Liking Is Not Caring: Slacktivism and How to Combat It

A recent study out of the University of British Columbia in the Journal of Consumer Research has some insightful findings on the phenomenon of “slacktivism” or “clicktivism.” (The words are perhaps best defined by this UNICEF ad.) We think the study’s findings are important for anyone who manages a community in any medium, online or off.

Based on the outcomes of five studies, the authors, Kristofferson, White, and Peloza, conclude that individuals who engage it an act of token support (e.g. pinning a flower to one’s shirt, liking a post on Facebook) privately (e.g. taking a flower but not pinning it on one’s shirt) are more likely to engage in a later act of meaningful support than those who engage in an act of token support publicly or do not engage in an act of token support at all. However, their analysis offers a means to combat the negative effects of public token acts of support, that is, to prevent the onset of slacktivism: aligning institutional values (or perceptions of institutional values) with individual values.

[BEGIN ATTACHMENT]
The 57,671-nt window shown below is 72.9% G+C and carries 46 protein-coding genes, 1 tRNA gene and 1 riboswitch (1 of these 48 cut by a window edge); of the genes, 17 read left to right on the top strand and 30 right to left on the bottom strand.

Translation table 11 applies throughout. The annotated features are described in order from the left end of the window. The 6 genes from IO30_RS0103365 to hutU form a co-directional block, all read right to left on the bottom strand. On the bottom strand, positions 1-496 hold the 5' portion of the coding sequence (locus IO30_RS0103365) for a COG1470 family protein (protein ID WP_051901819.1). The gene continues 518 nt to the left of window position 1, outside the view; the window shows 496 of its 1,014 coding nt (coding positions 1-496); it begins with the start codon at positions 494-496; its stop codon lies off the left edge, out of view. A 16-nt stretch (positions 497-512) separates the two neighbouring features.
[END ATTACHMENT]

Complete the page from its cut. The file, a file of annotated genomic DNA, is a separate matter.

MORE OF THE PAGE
That is, when an individual’s values align with those of an organization, that individual isn’t less likely to engage in acts of meaningful support after performing token acts of token support—shared values inoculate people against the onset of slacktivist tendencies. Common sense, right?

Of course, concerns remain about the weaknesses of public token displays of support. Publicly wearing a pin or sticker, or liking a post on Facebook, often satisfies one’s drive to contribute. People who make public acts of token support are less likely to follow up with acts of meaningful support later. The trick lies in fine-tuning calls to action to avoid this problem.

This is especially important to us at Switchboard. On Switchboard, meaningful acts of support manifest mean members of a community helping one another. Ask and offer, give and receive—generosity and meaningful interactions are the lifeblood of Switchboard. We find that cultivating a community culture of giving, in Kristofferson, White, and Peloza’s terms, aligning individual values with institutional ones, is the best way to encourage meaningful support.